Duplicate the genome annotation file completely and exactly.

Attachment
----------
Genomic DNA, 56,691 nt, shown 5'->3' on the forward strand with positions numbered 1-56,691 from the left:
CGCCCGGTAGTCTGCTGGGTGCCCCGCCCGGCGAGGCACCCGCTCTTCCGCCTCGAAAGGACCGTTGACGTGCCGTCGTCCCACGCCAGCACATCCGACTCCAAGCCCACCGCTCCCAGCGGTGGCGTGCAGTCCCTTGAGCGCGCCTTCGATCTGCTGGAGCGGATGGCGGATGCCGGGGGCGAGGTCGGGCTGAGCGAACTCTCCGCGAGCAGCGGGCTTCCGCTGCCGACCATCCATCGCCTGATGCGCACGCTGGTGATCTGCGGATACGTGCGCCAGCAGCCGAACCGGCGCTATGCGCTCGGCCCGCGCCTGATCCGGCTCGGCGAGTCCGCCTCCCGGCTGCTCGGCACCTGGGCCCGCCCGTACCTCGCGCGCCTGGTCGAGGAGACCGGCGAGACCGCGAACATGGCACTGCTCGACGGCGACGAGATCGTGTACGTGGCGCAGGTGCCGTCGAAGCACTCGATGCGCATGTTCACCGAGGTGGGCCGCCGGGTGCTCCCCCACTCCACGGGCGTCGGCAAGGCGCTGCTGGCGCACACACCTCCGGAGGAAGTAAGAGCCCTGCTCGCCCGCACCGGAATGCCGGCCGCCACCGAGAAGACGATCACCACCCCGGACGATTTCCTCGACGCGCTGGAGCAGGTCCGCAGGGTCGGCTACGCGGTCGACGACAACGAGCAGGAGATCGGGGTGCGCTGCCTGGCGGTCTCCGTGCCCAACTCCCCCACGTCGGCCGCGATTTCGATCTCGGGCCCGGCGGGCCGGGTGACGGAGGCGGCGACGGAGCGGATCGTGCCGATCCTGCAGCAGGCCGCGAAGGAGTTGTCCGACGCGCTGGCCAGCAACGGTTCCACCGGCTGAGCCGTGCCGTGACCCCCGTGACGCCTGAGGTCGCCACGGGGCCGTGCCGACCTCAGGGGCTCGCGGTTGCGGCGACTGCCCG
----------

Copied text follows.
Genomic DNA, 56,691 nt, shown 5'->3' on the forward strand with positions numbered 1-56,691 from the left:
CGCCCGGTAGTCTGCTGGGTGCCCCGCCCGGCGAGGCACCCGCTCTTCCGCCTCGAAAGGACCGTTGACGTGCCGTCGTCCCACGCCAGCACATCCGACTCCAAGCCCACCGCTCCCAGCGGTGGCGTGCAGTCCCTTGAGCGCGCCTTCGATCTGCTGGAGCGGATGGCGGATGCCGGGGGCGAGGTCGGGCTGAGCGAACTCTCCGCGAGCAGCGGGCTTCCGCTGCCGACCATCCATCGCCTGATGCGCACGCTGGTGATCTGCGGATACGTGCGCCAGCAGCCGAACCGGCGCTATGCGCTCGGCCCGCGCCTGATCCGGCTCGGCGAGTCCGCCTCCCGGCTGCTCGGCACCTGGGCCCGCCCGTACCTCGCGCGCCTGGTCGAGGAGACCGGCGAGACCGCGAACATGGCACTGCTCGACGGCGACGAGATCGTGTACGTGGCGCAGGTGCCGTCGAAGCACTCGATGCGCATGTTCACCGAGGTGGGCCGCCGGGTGCTCCCCCACTCCACGGGCGTCGGCAAGGCGCTGCTGGCGCACACACCTCCGGAGGAAGTAAGAGCCCTGCTCGCCCGCACCGGAATGCCGGCCGCCACCGAGAAGACGATCACCACCCCGGACGATTTCCTCGACGCGCTGGAGCAGGTCCGCAGGGTCGGCTACGCGGTCGACGACAACGAGCAGGAGATCGGGGTGCGCTGCCTGGCGGTCTCCGTGCCCAACTCCCCCACGTCGGCCGCGATTTCGATCTCGGGCCCGGCGGGCCGGGTGACGGAGGCGGCGACGGAGCGGATCGTGCCGATCCTGCAGCAGGCCGCGAAGGAGTTGTCCGACGCGCTGGCCAGCAACGGTTCCACCGGCTGAGCCGTGCCGTGACCCCCGTGACGCCTGAGGTCGCCACGGGGCCGTGCCGACCTCAGGGGCTCGCGGTTGCGGCGACTGCCCG